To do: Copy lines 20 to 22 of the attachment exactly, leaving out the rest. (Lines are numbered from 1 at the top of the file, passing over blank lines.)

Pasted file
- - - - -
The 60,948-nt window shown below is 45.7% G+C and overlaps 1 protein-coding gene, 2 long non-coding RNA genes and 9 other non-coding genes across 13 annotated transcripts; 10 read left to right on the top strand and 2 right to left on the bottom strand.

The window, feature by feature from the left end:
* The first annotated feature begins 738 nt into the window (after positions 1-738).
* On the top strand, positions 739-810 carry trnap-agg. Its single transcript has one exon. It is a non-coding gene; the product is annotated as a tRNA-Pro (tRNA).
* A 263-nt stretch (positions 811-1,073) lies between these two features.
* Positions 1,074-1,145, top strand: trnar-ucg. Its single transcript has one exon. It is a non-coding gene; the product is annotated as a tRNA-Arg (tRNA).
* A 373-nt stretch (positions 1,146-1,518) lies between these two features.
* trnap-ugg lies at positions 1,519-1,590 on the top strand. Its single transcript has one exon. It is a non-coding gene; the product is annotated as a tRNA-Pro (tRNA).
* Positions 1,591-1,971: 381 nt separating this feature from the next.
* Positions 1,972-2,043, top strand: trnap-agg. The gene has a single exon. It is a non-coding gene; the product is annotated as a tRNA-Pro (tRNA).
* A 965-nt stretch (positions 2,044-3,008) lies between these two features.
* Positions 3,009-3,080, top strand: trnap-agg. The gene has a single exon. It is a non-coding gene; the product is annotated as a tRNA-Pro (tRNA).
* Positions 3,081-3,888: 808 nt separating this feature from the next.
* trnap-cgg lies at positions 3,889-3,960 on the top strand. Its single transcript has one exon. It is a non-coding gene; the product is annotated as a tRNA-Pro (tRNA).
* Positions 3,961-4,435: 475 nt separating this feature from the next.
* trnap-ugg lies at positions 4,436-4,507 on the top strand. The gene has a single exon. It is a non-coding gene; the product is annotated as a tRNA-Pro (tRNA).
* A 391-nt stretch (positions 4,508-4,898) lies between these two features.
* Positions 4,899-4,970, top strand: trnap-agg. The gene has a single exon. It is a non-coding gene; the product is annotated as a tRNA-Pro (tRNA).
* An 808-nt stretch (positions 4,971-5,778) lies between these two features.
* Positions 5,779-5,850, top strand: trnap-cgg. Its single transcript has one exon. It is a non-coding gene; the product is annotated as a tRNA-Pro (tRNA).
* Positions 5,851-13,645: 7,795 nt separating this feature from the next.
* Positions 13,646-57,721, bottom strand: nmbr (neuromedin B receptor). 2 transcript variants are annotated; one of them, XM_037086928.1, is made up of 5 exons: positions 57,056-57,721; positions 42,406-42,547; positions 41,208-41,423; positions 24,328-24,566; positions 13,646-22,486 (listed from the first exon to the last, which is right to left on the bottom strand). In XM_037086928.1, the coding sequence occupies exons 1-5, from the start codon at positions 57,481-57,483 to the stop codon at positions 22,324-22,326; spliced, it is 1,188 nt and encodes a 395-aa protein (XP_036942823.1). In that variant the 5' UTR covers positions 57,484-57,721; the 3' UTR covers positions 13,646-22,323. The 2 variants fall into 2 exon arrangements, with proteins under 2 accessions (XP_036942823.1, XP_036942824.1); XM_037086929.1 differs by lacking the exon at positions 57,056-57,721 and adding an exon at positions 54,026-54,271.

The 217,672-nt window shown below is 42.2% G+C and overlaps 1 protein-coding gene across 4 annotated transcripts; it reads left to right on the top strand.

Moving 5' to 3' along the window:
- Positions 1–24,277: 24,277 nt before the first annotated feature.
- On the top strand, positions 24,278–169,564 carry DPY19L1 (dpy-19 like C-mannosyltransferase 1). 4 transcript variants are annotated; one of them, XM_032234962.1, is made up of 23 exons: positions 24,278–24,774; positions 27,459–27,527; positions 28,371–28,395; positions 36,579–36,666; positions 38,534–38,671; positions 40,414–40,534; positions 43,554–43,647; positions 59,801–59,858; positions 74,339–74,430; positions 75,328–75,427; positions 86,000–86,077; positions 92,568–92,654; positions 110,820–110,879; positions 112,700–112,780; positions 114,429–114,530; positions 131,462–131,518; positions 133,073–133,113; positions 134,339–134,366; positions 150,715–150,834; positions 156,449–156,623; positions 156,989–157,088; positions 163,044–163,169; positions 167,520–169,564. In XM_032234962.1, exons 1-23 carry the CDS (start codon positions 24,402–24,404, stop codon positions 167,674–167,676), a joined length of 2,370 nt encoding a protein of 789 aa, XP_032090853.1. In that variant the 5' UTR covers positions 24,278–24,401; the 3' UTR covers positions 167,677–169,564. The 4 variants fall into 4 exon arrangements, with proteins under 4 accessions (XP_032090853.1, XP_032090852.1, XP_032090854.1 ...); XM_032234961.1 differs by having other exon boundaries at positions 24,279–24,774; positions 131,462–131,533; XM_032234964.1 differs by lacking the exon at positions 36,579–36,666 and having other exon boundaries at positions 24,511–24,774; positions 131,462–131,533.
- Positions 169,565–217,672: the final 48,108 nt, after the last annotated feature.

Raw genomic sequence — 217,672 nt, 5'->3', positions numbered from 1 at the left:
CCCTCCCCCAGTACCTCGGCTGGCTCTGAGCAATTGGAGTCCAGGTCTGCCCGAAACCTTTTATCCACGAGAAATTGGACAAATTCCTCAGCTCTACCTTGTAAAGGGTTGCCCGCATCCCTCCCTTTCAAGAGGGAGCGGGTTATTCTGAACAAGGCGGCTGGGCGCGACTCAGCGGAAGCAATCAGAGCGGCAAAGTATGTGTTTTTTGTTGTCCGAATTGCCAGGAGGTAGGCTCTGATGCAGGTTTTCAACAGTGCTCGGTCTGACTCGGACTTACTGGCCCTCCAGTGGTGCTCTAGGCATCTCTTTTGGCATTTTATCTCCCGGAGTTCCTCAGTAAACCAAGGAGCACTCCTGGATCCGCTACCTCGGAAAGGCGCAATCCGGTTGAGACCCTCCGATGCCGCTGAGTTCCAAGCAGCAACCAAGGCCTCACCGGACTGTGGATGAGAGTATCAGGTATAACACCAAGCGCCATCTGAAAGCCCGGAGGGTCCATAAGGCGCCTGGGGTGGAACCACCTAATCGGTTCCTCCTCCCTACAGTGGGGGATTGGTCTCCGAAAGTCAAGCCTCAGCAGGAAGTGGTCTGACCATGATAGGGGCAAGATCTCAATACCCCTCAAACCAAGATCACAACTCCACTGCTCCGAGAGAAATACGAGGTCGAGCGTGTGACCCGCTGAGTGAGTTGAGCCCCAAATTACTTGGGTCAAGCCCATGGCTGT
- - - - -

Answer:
* Positions 5,779-5,850, top strand: trnap-cgg. Its single transcript has one exon. It is a non-coding gene; the product is annotated as a tRNA-Pro (tRNA).
* Positions 5,851-13,645: 7,795 nt separating this feature from the next.
* Positions 13,646-57,721, bottom strand: nmbr (neuromedin B receptor). 2 transcript variants are annotated; one of them, XM_037086928.1, is made up of 5 exons: positions 57,056-57,721; positions 42,406-42,547; positions 41,208-41,423; positions 24,328-24,566; positions 13,646-22,486 (listed from the first exon to the last, which is right to left on the bottom strand). In XM_037086928.1, the coding sequence occupies exons 1-5, from the start codon at positions 57,481-57,483 to the stop codon at positions 22,324-22,326; spliced, it is 1,188 nt and encodes a 395-aa protein (XP_036942823.1). In that variant the 5' UTR covers positions 57,484-57,721; the 3' UTR covers positions 13,646-22,323. The 2 variants fall into 2 exon arrangements, with proteins under 2 accessions (XP_036942823.1, XP_036942824.1); XM_037086929.1 differs by lacking the exon at positions 57,056-57,721 and adding an exon at positions 54,026-54,271.